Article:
However, relying solely on the total number of applicable risks is misleading. What will separating a task with many minor risks look like compared to one with few significant risks? They must be compared and weighted to become valuable in decision making.
Prioritize Risks on Your RBS
Identified risks can be assigned scores from 1-5 for both their probability of occurrence and potential level of impact. Multiply those scores together, and you’ll have a risk score. This enables you to prioritize which risks deserve the most attention, resources, and preventative measures.
The way you structure your 1-5 spectrum of scores will be subjective and can differ between projects based upon the content of your RBS. Here are a few general considerations:
- Probability Rating: Low probability risks, with perhaps a 1 in 100 chance of occurrence, might be scored a 1. Very high probability (more than 1 in 2) could result in a score of 5. Choose ratios appropriate to the risks you anticipate.
- Impact Rating: Impacts can be on service cost, the time required, or quality/safety. Develop guidelines and a score spectrum for each. For example, a score of 1 might mean <1% cost impact, an extra day of time, or a quality decrease with no infection or actual harm. A 5 could mean >50% cost increase, an extra month of time, or potential for fatality.
- Generate a Risk Score: Multiply the ratings for probability and impact, and you’ll have a risk score between 1 and 25. This way you can see which risks are likely to affect you most, and rank them in priority.
- Multiple Impacts: It is not unusual for risks to impact more than one category of cost, time, and quality. It’s your choice whether to multiply the probability by the highest risk impact, or the average risk impact. Both are common methods.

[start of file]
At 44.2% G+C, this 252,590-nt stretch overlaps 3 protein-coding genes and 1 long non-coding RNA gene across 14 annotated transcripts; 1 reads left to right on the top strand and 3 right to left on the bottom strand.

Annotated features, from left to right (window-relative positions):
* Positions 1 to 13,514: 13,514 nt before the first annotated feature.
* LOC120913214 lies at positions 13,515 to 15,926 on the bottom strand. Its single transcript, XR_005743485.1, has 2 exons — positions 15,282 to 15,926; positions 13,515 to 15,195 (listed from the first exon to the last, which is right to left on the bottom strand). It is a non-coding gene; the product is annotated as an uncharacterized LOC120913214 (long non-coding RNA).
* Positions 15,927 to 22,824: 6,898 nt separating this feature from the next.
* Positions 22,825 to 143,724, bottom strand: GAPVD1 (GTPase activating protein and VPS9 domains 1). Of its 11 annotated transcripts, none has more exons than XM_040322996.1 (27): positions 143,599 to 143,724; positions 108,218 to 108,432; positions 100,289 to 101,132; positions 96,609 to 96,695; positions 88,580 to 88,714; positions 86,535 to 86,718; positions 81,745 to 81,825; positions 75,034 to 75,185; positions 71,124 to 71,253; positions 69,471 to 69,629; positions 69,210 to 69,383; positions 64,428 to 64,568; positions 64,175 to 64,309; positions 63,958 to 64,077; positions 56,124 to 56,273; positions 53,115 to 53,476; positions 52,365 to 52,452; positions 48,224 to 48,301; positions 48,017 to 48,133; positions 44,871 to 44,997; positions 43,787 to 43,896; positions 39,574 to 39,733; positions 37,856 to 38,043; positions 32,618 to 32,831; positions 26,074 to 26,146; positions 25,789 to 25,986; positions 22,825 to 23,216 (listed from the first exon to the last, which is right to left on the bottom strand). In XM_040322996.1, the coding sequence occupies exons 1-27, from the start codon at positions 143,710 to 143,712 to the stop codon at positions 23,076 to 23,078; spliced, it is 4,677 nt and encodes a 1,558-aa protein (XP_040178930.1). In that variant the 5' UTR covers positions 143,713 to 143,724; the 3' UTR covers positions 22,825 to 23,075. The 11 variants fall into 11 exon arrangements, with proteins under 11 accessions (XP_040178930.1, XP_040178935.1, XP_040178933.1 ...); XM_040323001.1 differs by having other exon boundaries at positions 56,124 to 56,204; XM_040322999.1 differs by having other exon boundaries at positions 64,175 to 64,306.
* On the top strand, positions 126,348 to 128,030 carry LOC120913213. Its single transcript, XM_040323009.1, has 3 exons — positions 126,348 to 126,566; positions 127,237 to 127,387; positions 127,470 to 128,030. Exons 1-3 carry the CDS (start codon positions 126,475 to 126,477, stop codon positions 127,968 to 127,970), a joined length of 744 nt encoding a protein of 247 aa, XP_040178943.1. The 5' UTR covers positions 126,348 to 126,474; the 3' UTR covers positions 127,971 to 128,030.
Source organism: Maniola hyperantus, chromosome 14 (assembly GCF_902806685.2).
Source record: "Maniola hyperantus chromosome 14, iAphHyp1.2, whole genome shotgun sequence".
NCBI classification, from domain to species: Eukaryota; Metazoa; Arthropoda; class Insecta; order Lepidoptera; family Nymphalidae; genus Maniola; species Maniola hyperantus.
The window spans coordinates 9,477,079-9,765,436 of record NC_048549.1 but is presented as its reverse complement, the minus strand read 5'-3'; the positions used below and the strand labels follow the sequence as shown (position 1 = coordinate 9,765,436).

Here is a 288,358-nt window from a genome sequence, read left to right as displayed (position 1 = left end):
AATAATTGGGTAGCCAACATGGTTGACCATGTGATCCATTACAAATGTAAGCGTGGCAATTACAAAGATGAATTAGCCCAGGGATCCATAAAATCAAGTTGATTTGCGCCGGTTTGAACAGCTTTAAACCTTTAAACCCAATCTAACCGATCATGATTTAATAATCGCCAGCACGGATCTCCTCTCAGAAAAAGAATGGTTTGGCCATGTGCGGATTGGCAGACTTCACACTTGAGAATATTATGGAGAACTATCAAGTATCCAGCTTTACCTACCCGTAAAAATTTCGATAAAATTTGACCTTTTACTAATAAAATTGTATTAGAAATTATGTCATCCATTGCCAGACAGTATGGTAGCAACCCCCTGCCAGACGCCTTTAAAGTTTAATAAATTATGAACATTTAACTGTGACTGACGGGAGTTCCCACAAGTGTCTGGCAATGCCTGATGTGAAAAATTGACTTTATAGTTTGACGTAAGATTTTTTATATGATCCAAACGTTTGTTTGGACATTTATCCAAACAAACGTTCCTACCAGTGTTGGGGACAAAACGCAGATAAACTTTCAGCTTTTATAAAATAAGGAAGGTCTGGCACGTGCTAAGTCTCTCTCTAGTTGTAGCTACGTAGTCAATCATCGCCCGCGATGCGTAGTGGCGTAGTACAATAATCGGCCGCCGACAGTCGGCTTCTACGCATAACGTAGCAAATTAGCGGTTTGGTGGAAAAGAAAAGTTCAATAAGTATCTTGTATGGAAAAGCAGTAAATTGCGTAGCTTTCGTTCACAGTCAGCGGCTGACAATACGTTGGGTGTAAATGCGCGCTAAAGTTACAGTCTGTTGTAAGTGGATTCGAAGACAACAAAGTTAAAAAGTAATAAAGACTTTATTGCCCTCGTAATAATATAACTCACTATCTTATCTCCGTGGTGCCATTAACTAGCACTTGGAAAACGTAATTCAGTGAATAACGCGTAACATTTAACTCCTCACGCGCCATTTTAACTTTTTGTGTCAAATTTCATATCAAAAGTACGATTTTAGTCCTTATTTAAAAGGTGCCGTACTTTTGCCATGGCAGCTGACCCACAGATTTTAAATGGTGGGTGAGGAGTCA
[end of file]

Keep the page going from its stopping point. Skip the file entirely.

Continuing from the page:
To illustrate, consider a non-invasive surgery with a middling probability of infection (3). Such an infection might have a low impact on total time investment (1) and cost to the hospital (2), but a potentially high impact on patient care quality/health (4). The calculation using the highest risk and average risk methods would look like this:
- Highest Risk: Probability (3) x Health Impact (4) = Risk Score (12)
- Average Risk: Probability (3) x Average of Total Impact (7 ÷ 3 = 2.33) = Risk Score (7)
How you calculate risk scores can have substantial repercussions on evaluation and prioritization. Ultimately, your goal is for risk scores at the lowest level of your structure to helpfully inform decisions made higher up on the RBS hierarchy. Ratings will drive the focus of risk response development and resource allocation.
Learn, Manage, and Adapt
Once you’ve established your risk hierarchy and created a framework to rate probability and impact, the process of tracking information begins. The RBS provides a common language for analyzing risk-related data, rolling it up to management, and recording it for future reference.
Comparisons of risk exposure within one RBS area are possible across all projects and services since language and terms are now the same for each. Likewise, risks in different areas can be quantitatively compared due to the consistent framework.
A well-integrated RBS can become the most valuable tool for risk management in healthcare. By deconstructing possible risk sources into increasingly detailed layers of causality, management can see the impact of risks on objectives and use the data gathered on the RBS as a basis for action.